The district court dismissed the case on summary judgment on Sept. 18, 2013, holding that even if the plaintiffs' allegations were true, Section 230 "immunize[d] IEHI from this defamation action." The court noted that "determining what makes a party responsible for the ‘development' of content under Section 230(f)(3) is unclear," but that, under Roommates.com, 521 F.3d at 1163, "one is responsible for the ‘development' of information when he engages in an act beyond the normal functions of a publisher (such as deciding to publish, withdraw or modify third-party content) that changes the meaning and purpose of the content." On the other hand, the court stated, if an internet service provider "only passively displays content that is created entirely by third parties, then it is only a service provider with respect to that content."

The court found that, in this case, "[h]olding IEHI liable for mere control of the website on which allegedly defamatory content was published is precisely the type of conduct that falls squarely within the protections of the CDA." The court held that even if plaintiffs' assertions that "Railey received direct input from Krowne, that [an editor] performed research and that drafts were exchanged, and IEHI had the last say on what was published" were true, these actions merely amounted to "monitoring and publication of content on its network - ‘actions quintessentially related to a publisher's role.'" "[E]ven assuming Krowne edited or altered the content of the allegedly defamatory article," the court noted, "IEHI would still be immune." The court therefore concluded that Section 230 barred the plaintiffs' defamation claims.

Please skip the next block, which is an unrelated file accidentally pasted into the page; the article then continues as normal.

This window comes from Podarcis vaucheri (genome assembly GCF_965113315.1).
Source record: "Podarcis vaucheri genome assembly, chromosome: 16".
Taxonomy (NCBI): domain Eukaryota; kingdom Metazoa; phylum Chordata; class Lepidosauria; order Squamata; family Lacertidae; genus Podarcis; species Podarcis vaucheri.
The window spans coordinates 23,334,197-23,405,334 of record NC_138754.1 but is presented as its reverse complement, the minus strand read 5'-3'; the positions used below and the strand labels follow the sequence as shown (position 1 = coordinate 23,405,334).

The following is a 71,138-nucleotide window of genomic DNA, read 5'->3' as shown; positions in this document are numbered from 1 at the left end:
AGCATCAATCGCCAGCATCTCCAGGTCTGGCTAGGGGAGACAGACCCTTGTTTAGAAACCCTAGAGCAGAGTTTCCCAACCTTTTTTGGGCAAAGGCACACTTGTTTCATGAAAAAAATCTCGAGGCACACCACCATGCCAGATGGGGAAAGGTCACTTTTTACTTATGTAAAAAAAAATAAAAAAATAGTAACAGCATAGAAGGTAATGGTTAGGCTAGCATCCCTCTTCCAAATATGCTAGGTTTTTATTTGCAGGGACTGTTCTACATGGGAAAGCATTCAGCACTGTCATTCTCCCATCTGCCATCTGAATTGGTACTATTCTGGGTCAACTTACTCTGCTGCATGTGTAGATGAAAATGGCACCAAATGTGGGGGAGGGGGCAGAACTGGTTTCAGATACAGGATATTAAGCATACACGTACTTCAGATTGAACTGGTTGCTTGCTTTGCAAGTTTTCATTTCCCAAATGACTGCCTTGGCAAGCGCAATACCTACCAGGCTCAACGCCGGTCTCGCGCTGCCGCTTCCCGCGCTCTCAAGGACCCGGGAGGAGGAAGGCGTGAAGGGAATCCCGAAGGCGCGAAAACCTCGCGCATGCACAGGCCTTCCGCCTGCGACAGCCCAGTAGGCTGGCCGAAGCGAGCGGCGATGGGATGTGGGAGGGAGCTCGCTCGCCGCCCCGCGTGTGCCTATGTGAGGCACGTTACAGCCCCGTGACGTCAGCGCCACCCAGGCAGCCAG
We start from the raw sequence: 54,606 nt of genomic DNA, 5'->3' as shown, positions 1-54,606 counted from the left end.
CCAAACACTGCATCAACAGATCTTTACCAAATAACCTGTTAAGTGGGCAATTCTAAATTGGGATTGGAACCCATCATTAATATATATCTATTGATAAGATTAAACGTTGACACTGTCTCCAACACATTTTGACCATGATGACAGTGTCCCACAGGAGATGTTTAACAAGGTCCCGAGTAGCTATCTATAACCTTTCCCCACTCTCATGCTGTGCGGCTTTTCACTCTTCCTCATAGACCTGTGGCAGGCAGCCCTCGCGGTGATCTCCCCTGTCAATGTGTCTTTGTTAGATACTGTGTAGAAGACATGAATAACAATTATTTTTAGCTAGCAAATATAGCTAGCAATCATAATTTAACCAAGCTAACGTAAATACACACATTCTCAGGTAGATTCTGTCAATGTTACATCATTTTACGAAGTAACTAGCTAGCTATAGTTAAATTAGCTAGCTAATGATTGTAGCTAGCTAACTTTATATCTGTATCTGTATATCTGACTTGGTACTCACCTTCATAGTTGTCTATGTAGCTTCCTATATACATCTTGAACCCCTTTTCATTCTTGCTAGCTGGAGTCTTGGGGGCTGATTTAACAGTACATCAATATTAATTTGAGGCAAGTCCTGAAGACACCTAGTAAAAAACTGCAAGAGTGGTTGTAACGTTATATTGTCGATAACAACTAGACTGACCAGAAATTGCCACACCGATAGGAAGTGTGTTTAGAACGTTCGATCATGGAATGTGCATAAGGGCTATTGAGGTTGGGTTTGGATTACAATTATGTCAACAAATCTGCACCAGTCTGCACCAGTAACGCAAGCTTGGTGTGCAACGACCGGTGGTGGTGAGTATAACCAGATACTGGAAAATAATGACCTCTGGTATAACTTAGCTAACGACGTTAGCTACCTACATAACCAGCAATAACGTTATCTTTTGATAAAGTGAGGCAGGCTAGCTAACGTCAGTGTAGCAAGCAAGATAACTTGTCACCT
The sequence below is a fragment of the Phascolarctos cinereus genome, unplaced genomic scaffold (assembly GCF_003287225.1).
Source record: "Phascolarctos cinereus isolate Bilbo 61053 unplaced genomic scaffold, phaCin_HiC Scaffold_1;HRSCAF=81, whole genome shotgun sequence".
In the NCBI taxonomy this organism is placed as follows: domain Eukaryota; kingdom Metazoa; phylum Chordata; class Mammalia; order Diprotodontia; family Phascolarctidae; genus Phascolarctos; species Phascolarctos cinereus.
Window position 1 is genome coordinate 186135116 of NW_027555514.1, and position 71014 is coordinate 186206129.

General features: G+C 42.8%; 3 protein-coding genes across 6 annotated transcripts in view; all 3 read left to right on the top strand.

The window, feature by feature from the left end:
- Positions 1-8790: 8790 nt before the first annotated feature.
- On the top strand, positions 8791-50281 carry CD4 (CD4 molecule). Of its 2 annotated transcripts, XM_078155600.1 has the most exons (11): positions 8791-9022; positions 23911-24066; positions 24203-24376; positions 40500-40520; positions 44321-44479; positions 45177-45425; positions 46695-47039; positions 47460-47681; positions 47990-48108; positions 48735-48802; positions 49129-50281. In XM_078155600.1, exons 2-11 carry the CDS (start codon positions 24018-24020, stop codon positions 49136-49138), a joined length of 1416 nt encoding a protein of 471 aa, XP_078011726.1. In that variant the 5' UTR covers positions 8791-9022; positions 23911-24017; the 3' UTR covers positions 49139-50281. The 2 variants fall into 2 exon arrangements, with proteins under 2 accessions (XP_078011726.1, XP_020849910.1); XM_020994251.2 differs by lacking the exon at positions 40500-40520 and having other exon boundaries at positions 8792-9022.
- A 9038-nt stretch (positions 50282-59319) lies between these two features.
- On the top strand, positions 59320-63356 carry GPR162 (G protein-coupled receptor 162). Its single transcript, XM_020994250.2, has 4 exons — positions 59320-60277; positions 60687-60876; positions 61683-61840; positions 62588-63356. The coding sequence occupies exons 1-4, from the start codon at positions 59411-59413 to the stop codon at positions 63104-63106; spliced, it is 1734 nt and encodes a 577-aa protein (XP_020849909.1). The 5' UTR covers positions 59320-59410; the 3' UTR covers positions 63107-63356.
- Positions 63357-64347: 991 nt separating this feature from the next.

By party agreement, the complaint was withdrawn as against KCI, and Penobscot Indian Nation was removed as a Plaintiff. The claims against Railey appear to have been settled outside of court. According to the docket, the case was terminated on September 25, 2013.

Jurisdiction: 

CMLP Notes: 

Updated 1/29/09 - VAF

Content Type: 

Threat Source: 

MLRC

Subject Area: 

Mitchell v. Trummel

Date: 

03/01/2001

Threat Type: 

Lawsuit

Party Issuing Legal Threat: 

Stephen Mitchell; Council House, Inc.

Party Receiving Legal Threat: 

Paul Trummel

Type of Party: 

Individual
Organization

Type of Party: 

Individual

Court Type: 

State

Court Name: 

Superior Court, King County, Washington

Case Number: 

01-2-04698-5 (trial court); No. 486624 (appeals court); No. 75977-4 (supreme court)

Legal Counsel: 

Richard Dubey; Beth Gordie; Paul Dayton; Leslie Clark; Pro Se (sporadically)

Publication Medium: 

Print
Verbal
Website

Status: 

Concluded

Disposition: 

Injunction Denied
Injunction Issued
Material Removed

Description: